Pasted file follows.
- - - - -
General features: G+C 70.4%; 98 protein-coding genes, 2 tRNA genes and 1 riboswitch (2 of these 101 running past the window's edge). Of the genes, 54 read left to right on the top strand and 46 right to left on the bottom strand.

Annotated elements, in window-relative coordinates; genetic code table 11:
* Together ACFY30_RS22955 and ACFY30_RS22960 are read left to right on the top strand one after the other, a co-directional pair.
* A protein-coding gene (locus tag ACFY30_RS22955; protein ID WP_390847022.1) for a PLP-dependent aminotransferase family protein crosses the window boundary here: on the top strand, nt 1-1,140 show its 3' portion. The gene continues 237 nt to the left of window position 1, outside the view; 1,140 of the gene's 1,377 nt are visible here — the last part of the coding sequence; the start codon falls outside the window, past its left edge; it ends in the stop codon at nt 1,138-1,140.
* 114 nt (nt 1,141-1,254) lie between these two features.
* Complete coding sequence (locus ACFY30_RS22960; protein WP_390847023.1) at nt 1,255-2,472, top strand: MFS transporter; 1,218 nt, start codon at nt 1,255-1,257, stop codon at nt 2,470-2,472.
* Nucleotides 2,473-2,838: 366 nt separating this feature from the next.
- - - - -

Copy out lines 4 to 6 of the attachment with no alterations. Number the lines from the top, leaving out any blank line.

* A protein-coding gene (locus tag ACFY30_RS22955; protein ID WP_390847022.1) for a PLP-dependent aminotransferase family protein crosses the window boundary here: on the top strand, nt 1-1,140 show its 3' portion. The gene continues 237 nt to the left of window position 1, outside the view; 1,140 of the gene's 1,377 nt are visible here — the last part of the coding sequence; the start codon falls outside the window, past its left edge; it ends in the stop codon at nt 1,138-1,140.
* 114 nt (nt 1,141-1,254) lie between these two features.
* Complete coding sequence (locus ACFY30_RS22960; protein WP_390847023.1) at nt 1,255-2,472, top strand: MFS transporter; 1,218 nt, start codon at nt 1,255-1,257, stop codon at nt 2,470-2,472.